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Westport chief retiring after 42 years
Gary Thompson is stepping down Thursday as chief of the Westport Fire Protection District after 42 years of service.

Thompson, 64, joined the department in 1968 as a volunteer firefighter and leaves as fire chief, the third of the small rural district formed in 1962 to help fight fires and tend to other emergencies in the area southwest of Ceres. The district's lone station sits yards from Westport Elementary School, Ceres Unified School District's most remote school.

Retirement is due to a combination of factors.

"Part of it is I'm not quite as sharp as I used to be, plus we have a new granddaughter and I want to spend more time with family. The other thing with all this OSHA stuff it's getting to the point where I don't want to deal with it."

Wearing the administrator's hat has meant less time to do what he enjoys - rolling out to fire calls. Aside from tending to his almond and pistachio crop, Thompson hopes to stay active with the department, helping out where he can, fetching things during fires, taking photos of incidences or even moving fire apparatus.

Thompson has served as chief since March 1, 1989 when Loren McCleskey retired. The first chief was his father-in-law, Merle Garber, who served from 1962 to 1978. John Barindelli will be taking over as the new chief.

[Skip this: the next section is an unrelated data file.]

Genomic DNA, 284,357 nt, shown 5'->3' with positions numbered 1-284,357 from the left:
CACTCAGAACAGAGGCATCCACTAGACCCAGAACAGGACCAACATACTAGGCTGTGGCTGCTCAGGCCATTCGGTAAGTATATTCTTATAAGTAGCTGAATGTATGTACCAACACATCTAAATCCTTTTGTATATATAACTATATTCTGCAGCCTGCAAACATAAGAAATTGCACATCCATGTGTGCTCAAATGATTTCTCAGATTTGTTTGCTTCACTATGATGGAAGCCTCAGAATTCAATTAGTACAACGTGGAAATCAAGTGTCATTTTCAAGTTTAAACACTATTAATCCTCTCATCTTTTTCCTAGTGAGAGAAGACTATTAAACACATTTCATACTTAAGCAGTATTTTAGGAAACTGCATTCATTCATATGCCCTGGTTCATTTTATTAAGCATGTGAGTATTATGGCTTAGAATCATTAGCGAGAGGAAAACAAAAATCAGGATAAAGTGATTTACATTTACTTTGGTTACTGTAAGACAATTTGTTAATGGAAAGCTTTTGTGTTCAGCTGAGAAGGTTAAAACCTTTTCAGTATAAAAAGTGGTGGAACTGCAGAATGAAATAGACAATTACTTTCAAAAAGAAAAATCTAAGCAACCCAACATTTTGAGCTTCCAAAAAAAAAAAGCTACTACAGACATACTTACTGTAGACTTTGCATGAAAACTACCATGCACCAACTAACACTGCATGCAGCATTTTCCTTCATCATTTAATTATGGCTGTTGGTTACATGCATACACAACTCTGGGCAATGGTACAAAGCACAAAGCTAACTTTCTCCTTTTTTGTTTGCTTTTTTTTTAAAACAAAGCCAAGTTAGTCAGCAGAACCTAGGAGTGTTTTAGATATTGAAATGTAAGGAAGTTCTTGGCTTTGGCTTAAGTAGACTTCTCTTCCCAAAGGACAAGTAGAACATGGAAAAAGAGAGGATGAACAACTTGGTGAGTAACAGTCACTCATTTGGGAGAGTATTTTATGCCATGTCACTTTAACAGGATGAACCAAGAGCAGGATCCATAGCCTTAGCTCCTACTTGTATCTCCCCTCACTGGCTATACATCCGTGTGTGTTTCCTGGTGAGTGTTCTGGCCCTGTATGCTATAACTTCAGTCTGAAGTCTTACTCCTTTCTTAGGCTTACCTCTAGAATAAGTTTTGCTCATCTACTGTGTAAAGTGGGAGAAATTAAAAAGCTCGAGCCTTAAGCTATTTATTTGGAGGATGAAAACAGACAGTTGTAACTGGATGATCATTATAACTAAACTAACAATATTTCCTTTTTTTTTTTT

"He's been a super fire chief," said Ed Amador, a member of the board. "A pleasure to work with. I've learned a lot from him. He's brought professionalism to the fire department. He always made sure the guys were provided with the right safety equipment with the budget we have."

Westport still operates as a volunteer department. The 18 volunteers are primarily young people who live outside the area who are trying to get the experience to become paid firefighters elsewhere.

"We've got a good bunch of guys and a good training program and we have enough call volume that they get to see some things," said Thompson.

When Thompson started, the department's volunteers were mostly farmers who would drop everything to run to the station for a call.

Thompson himself is technically a volunteer though he was paid a $500 per month stipend to take care of the administrative paperwork and "extra wear and tear but no wages."

Gary got into fire service in a different era. In those days volunteers were suited to take on the 40 to 50 calls per year. Now Westport is answering approximatel 400 calls a year. "Most of it's medical aid. About 60 to 70 percent medical aid and accidents."

Thompson would like to assist Westport in its talks about regionalizing service.

"Several departments are merging. We're not sure we'll be participating but it's possible."

The department is primarily looking at merging with Modesto, Salida and the county fire warden's office.

With an annual budget of #128,000, Westport has increasing struggled with finances, especially as Ceres annexes land on the west side, taking property tax revenues from Westport. Amador said an example was the property taxes lost when the G-3 Enterprises (formerly Procter & Gamble) property was taken by Ceres. Ceres was required to make Westport "whole up to that point but we get no increases," he added.

Over the years the one incident that affected him most was the 1977 loss of firefighter John Wigt in a Honor Farm fire in which three others were hurt.

Thompson didn't want a lot of attention to his retirement, said Amador, but the department is hosting an open house for Thompson from 3 to 6 p.m. on Saturday, Nov. 6. Cake and ice cream will be served.